Gyler convincingly argues that artists are nearly always trying to distance themselves from being perceived as imitators of those who came before them. The solitary genius is held up as an ideal. She points to numerous criticisms of Rembrandt and even Mozart not being original enough. But of course this is silly. It points to something deeply rooted in our psyche.
In [Harold Bloom’s] discussion of the privileging of originality, he emphasizes that in each generation, “every major aesthetic consciousness seems peculiarly more gifted at denying obligation” According to Bloom, the study of influence can be reduced to the “study of the only guilt that matters to a poet, the guilt of indebtedness”. If each poet’s ultimate guilt is indebtedness, then each poet’s ultimate fear is that “no proper work remains for him to perform“. To be free of influence is to be free of “the chill of being darkened by a precursor’s shadow”. Although Bloom focusses is discussion on the anxiety that the artist feels in relation to her or his predecessors, the same anxiety is evident throughout comparative literary studies, even when the interaction of contemporaries is being discussed.
In the introduction to this book, I explain that most of the books and articles written about the Inklings, and even some of the statements made by the Inklings themselves, include emphatic denial of mutual influence. Why is there such a vigorous attempt to deny, or at least minimize, the possibility of influence? …much of it must be understood as a tendency to confuse influence with imitation.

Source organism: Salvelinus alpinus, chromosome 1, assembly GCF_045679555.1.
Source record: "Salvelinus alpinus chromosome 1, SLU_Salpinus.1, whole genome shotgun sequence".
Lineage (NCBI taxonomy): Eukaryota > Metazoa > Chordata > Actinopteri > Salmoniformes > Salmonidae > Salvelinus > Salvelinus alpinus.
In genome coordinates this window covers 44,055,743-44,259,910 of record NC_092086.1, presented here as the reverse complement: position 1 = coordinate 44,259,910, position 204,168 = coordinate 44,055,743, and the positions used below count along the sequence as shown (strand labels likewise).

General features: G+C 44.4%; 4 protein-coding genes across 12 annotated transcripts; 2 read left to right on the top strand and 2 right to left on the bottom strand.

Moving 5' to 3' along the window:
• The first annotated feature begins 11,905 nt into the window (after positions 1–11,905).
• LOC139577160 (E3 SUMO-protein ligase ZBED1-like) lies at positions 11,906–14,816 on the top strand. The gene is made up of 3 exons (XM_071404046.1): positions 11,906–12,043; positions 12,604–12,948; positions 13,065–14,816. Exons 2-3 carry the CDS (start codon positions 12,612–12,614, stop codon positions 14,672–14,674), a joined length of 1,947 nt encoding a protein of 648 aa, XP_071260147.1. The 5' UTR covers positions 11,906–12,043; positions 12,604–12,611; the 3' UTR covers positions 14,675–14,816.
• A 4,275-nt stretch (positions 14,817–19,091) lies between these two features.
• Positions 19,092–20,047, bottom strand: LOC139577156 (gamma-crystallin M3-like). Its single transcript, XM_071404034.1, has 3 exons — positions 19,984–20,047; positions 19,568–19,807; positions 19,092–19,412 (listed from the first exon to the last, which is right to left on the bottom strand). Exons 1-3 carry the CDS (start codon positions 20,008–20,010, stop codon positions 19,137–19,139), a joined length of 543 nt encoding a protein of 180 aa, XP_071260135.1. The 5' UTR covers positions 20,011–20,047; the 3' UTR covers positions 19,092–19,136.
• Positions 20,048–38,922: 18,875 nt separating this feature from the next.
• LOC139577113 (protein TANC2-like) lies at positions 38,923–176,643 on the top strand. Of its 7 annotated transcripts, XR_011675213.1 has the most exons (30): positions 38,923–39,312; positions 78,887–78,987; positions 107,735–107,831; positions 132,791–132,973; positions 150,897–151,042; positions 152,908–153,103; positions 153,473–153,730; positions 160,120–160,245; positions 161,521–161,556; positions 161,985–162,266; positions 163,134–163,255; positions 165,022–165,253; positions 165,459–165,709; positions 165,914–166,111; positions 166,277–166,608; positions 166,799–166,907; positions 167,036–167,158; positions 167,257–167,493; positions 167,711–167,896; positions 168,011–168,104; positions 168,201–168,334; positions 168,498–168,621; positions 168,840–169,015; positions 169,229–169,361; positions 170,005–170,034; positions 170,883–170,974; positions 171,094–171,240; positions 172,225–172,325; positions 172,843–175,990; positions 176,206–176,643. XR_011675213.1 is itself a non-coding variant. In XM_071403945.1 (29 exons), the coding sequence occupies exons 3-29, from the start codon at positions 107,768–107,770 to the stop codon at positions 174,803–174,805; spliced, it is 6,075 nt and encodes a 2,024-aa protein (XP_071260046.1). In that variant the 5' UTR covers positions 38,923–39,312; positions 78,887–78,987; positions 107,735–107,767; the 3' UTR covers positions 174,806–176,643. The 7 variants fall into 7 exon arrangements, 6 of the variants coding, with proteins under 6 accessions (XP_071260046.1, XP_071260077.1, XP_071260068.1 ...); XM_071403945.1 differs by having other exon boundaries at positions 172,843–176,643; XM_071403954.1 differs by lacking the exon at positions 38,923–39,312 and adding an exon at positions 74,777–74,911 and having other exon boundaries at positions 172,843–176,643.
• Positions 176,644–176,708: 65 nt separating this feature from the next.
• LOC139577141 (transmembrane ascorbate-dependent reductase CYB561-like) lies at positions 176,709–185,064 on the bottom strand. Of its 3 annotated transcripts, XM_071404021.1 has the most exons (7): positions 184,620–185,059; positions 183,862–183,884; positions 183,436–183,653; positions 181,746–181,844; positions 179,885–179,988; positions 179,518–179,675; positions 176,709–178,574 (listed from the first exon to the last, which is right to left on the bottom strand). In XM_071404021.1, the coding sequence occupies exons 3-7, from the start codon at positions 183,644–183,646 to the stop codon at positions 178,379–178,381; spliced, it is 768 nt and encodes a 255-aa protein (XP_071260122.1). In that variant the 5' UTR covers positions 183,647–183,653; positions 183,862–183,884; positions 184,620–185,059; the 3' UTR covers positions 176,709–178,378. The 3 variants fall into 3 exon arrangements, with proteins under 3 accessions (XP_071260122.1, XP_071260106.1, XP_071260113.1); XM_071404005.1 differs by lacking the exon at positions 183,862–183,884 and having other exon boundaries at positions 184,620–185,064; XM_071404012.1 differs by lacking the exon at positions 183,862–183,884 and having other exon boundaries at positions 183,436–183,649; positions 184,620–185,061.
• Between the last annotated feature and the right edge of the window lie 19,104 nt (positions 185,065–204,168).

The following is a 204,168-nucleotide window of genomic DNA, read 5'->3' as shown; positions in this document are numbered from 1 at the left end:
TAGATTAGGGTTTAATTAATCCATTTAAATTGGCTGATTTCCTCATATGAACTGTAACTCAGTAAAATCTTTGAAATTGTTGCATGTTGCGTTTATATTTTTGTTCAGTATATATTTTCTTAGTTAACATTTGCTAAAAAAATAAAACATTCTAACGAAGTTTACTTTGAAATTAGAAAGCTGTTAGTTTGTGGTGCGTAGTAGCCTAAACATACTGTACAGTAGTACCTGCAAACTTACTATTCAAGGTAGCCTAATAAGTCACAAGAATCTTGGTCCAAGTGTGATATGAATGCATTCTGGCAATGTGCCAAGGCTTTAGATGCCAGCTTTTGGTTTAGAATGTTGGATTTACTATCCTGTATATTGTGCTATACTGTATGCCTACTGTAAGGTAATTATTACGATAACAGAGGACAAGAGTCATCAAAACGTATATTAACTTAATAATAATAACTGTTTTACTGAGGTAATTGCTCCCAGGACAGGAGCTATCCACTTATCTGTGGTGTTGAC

-Diana Gyler, The Company They Keep, p.217
What is more depressing to the artist than “there is nothing new under the sun?”. There are all kinds of ways to deal with this. Schoenberg wrote 12-tone music to escape this stigma. In my opinion, that was jumping from the imaginary frying pan into the very real fire underneath. Vaughn Williams, Copeland, and Bartok openly plundered folk music and lifted it to great new heights. We are influenced by EVERYTHING in our past memory. The very language we use to describe our bold new original ideas is defined by the old stuff. (Barfield would have emphasized that). As artists, we need to get over this psychological hurdle, somehow!